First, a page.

Equality between Males and Females:
From the beginning, God created the human being, male and female, in His own image according to His likeness. (Genesis 1:26) God blessed both of them to be fruitful and subdue the earth with dominion over all creatures. Before creating Eve, the Lord God said, “It is not good that man should be alone; I will make him a helper comparable to him.” (Genesis 2:18) Stating “a helper comparable to him” indicates that man and woman are equals before God. This equality is emphasized by God taking one of Adam’s ribs, something near his heart, to create Eve--not a bone from his leg or head.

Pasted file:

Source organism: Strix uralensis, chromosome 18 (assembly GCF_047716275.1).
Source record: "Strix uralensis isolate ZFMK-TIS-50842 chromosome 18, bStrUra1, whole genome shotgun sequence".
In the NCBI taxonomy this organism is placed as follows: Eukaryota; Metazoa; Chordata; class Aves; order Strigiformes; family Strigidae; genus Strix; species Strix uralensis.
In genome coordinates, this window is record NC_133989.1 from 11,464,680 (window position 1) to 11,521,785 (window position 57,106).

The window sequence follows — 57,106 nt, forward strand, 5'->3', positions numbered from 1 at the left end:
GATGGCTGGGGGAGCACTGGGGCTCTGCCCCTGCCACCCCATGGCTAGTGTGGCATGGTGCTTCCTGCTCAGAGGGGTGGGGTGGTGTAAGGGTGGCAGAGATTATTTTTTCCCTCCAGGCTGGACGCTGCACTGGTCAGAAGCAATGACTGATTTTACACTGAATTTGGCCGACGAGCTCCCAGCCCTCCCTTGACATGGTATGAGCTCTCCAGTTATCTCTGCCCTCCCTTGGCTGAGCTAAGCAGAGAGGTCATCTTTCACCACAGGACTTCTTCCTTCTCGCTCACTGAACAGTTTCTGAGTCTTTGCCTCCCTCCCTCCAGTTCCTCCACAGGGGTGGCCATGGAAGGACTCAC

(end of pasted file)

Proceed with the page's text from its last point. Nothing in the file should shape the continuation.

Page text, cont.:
In the Orthodox Church, there is no difference between the baptized believers, since they are all children of God. There is no distinction between male and female, as well as between Jews and Gentiles, slaves and free men. There is no difference between male and female regarding the blessings they receive from baptism. St. Paul says, “For you are all sons of God through faith in Christ Jesus. For as many of you as were baptized into Christ have put on Christ. There is neither Jew nor Greek, there is neither slave nor free, there is neither male nor female; for you are all one in Christ Jesus.” (Galatians 3:26-28) “Nevertheless, neither is man independent of woman, nor woman independent of man, in the Lord. For as woman came from man, even so man also comes through woman; but all things are from God.” (1 Corinthians 11:11, 12)